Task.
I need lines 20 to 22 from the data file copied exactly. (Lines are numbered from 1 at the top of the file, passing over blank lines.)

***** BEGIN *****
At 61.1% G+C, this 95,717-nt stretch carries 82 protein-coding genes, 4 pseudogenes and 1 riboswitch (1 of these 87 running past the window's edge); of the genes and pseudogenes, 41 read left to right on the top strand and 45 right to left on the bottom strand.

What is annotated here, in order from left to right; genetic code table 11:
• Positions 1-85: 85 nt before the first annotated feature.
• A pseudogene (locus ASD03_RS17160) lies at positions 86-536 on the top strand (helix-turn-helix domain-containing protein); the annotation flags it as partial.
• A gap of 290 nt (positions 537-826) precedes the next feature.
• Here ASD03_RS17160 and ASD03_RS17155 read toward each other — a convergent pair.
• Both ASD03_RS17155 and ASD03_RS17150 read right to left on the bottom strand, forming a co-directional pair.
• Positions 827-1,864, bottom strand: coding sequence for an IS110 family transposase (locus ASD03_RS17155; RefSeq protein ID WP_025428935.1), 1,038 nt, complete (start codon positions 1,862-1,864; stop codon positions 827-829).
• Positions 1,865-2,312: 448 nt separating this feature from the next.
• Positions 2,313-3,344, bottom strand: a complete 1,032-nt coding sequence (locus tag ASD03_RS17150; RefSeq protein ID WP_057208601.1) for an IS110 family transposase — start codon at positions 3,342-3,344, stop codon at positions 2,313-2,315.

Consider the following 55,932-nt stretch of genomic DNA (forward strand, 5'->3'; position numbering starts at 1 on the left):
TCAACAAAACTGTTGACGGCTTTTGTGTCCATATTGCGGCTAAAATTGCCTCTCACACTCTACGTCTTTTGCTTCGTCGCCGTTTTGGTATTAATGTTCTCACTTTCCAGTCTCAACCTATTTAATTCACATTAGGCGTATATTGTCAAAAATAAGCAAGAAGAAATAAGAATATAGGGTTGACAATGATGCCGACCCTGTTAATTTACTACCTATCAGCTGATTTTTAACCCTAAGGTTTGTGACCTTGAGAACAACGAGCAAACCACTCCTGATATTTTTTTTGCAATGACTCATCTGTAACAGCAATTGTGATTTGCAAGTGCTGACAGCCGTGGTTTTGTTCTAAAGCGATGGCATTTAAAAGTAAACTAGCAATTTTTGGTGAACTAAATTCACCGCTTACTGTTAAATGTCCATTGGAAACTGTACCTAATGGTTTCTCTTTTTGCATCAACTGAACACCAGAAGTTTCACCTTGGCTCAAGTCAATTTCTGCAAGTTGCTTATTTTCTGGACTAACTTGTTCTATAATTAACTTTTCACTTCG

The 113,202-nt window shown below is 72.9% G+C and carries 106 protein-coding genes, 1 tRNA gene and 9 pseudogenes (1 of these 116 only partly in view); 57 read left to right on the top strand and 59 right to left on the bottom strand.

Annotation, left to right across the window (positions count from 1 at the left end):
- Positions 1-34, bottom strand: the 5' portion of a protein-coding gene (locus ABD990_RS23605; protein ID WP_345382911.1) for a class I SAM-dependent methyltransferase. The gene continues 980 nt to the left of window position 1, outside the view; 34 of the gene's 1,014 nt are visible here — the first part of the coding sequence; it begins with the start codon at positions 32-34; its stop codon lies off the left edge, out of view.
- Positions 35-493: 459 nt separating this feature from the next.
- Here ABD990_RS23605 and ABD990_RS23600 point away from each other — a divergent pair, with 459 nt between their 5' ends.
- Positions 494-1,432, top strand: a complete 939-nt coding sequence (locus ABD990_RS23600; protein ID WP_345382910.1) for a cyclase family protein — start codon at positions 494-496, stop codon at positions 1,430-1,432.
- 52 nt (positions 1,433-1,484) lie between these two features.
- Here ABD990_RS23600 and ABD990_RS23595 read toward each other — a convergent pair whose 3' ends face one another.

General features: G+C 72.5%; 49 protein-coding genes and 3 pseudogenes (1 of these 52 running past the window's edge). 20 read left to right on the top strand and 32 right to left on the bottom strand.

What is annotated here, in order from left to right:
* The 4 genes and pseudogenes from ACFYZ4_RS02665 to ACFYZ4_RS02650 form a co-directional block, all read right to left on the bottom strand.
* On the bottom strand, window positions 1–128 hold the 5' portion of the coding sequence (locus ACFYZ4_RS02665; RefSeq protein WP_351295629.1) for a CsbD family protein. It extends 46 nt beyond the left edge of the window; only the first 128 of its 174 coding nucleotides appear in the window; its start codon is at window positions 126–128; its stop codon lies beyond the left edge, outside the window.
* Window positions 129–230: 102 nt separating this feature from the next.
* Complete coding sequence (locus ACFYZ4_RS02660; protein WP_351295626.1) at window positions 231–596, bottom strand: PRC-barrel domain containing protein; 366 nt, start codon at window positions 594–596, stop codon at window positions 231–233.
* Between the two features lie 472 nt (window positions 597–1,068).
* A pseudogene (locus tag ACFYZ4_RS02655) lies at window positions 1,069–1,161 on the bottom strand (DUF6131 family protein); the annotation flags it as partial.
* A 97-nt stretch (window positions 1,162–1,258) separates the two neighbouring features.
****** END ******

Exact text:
- Here ABD990_RS23600 and ABD990_RS23595 read toward each other — a convergent pair whose 3' ends face one another.

General features: G+C 72.5%; 49 protein-coding genes and 3 pseudogenes (1 of these 52 running past the window's edge). 20 read left to right on the top strand and 32 right to left on the bottom strand.

What is annotated here, in order from left to right: